A Conversation With NAWBO Chicago Past President Edie Comminos, President/Founder of Alpha Metals Corporation
You founded Alpha Metals in 2004. Describe the moment when you made the decision to be a business owner?
After working for other scrap processors for 15 plus years, I came to the realization, that I wanted to make and stand -by my own business decisions. In hindsight I know now that it was a natural progression for me to become a business founder and owner. In 2004 a $100,000.00 home equity loan didn’t go very far. It was one of the most focused, determined times in my life. I adopted the mantra “failure is not an option!” I figuratively just had blinders and noise cancellation to keep me on point. You absolutely just have to: “push all your chips into the pot and be all in!”
This is the year of advocacy for NAWBO Chicago. What does advocacy mean to you?
I believe every year should be surrounded by the inclusive notion of advocacy; women working together to support one another. NAWBO’s spotlight on Advocacy this year, will create conversation and dialogue that might not have been as open and engaging in the past. Bringing Advocacy to the forefront of conversations will allow women from all sectors, to more freely seek out support and direction and will encourage more seasoned veterans to contribute and assist women in creating successful companies.
Congrats on being president. How did you secure this position?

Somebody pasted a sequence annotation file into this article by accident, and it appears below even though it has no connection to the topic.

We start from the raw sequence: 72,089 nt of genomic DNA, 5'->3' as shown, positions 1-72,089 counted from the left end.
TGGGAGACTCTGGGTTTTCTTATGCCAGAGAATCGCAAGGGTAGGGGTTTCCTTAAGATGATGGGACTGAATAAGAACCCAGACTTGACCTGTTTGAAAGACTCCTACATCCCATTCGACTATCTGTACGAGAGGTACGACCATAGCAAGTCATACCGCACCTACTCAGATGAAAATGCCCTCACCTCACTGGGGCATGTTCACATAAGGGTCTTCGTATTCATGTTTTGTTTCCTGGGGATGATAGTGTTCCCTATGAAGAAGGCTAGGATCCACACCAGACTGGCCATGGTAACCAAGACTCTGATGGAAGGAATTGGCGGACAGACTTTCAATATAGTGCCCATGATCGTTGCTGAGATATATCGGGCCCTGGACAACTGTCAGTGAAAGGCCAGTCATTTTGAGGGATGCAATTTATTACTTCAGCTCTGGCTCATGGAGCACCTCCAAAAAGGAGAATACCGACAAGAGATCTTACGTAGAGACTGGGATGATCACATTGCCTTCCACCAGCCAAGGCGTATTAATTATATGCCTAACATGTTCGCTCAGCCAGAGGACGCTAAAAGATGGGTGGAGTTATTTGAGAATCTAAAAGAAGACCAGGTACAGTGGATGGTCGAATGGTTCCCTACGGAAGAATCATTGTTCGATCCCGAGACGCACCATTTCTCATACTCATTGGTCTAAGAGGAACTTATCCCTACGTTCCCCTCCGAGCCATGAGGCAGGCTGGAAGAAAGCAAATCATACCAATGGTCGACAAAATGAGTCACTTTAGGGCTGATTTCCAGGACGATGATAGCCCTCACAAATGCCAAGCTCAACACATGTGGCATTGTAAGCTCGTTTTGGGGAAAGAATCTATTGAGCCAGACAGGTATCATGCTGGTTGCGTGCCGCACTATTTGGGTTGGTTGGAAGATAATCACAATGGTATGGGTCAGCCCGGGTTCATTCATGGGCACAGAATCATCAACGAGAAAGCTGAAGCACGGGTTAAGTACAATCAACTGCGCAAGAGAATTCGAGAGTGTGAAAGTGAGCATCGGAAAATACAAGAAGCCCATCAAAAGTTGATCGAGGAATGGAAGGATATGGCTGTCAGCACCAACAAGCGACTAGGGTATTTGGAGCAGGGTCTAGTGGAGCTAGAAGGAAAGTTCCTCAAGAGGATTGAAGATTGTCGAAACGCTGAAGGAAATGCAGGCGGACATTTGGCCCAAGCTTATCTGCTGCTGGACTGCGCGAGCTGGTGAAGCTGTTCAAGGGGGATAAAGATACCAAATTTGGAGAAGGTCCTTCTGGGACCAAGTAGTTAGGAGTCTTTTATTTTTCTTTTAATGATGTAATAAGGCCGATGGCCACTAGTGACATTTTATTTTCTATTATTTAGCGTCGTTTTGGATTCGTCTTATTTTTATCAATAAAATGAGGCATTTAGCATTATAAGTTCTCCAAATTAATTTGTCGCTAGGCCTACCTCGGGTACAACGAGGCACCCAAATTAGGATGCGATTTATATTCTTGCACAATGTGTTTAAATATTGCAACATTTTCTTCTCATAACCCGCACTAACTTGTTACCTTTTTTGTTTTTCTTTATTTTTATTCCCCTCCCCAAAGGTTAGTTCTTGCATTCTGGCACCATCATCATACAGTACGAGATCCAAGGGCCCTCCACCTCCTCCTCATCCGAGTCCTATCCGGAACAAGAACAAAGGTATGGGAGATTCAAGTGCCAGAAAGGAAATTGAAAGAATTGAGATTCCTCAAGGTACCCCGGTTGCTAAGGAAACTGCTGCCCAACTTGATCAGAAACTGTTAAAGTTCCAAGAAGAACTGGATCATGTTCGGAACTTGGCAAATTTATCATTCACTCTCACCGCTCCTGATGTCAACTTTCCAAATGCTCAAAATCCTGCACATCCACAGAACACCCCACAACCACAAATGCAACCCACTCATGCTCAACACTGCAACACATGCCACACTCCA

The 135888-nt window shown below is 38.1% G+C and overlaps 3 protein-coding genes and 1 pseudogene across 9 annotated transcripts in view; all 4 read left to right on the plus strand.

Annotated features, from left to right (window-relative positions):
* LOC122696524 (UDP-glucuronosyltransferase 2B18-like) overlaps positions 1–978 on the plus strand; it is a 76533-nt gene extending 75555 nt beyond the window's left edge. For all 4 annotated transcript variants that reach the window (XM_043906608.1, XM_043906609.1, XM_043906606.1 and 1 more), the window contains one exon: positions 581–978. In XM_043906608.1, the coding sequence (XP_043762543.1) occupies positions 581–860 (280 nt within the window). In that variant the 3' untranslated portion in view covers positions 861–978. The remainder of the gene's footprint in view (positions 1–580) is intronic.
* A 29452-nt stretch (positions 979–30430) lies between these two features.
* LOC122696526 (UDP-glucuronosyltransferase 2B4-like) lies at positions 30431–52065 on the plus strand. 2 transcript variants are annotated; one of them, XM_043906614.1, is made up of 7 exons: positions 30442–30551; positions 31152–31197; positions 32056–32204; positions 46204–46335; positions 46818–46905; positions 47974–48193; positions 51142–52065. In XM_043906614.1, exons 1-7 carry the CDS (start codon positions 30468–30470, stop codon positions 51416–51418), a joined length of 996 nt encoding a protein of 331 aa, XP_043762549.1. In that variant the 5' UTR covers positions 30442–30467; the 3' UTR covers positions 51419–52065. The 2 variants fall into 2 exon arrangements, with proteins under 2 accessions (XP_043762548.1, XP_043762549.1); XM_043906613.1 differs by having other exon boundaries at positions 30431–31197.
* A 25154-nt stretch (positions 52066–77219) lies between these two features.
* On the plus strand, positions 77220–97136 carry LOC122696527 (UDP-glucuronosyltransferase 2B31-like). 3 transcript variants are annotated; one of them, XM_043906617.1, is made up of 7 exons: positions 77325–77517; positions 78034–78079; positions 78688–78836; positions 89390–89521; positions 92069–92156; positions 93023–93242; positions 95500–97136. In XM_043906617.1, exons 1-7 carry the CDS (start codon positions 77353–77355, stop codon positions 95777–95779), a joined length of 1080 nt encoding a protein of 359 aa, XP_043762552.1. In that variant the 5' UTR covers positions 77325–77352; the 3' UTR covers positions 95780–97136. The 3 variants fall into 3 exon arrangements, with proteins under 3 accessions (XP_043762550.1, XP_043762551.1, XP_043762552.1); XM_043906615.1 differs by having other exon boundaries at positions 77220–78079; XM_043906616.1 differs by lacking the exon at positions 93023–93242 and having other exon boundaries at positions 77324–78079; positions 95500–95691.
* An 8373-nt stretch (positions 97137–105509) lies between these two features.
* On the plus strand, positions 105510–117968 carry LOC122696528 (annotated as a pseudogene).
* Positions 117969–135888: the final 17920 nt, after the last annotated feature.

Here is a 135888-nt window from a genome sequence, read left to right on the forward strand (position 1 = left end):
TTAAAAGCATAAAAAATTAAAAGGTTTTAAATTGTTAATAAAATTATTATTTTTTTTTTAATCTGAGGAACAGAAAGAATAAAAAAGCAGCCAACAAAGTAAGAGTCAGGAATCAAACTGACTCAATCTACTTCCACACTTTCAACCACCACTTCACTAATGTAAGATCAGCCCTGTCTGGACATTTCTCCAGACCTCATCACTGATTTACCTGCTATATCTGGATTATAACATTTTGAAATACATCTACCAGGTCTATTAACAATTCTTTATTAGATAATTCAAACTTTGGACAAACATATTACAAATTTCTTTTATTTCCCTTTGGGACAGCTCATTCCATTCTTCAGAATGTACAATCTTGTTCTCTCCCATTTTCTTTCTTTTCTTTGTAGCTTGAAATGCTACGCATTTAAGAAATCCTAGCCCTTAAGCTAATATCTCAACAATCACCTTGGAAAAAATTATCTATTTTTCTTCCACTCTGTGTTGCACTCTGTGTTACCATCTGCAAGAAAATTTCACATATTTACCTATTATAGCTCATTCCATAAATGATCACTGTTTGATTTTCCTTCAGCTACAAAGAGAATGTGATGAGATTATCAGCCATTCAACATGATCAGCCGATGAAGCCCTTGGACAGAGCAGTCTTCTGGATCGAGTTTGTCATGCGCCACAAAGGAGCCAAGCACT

I became involved in NAWBO a couple years ago through Connie Lavin from First Midwest Bank. She also brought me into the executive roundtable where I was exposed for the first time in my professional life with a group of women who I strongly identified with on many levels. The unique sentiment I found in NAWBO was a group of dynamic, assertive and passionate women, in all areas of their lives. It wasn’t about networking as much as it was about feeling like I belonged, and I wanted to contribute.
You are a lifer when it comes to the scrap metal business. What kind of confidence do you need to succeed in such a male-dominated field?
I had the privilege of working for a lot of very tough men. I quickly adopted a thick outer persona and always tried to keep my emotions at bay. Most of the men I have worked with are strategic, compartmentalized thinkers. Survival and success depended on my ability to think analytically and deliver ideas and closings - always being aware that I was the only woman in the room having to present my ideas in a collaborative and assertive, lady-like way. Humor and levity have always been a good way to connect.
With the organization's membership drive coming up in September, what is your goal for sharing the importance of membership?
September highlights membership. It’s the perfect time of the year, from starting school, the change of seasons for people to join. But, promoting membership is an essential part of advocacy. Talking to other women business owners who haven’t been exposed to NAWBO is a key component to Advocacy and inclusion.
What advice would you give your best friend if she was starting a business?
Well, not to be cheeky, but if my best friend came to me now and asked about starting a business -I might say you should have started 20 years ago. But, I strongly believe in mentorship and entrepreneurship at all ages. Particularly, in this age of technology, the playing field is open to people of all ages and backgrounds. Incubators like 1871, are designed to create an environment of inclusion and a setting to gather valuable insight and resources.
What does success look like for you?
The second half of 2018 has been challenging. Success would look like: Commodity prices declining and the uncertainty of trade-laws, and limits directly impacting the manufacturing sector and base metal prices. I am not particularly bullish at this point in the year. I hope and anticipate that the manufacturing sector will increase in 2019.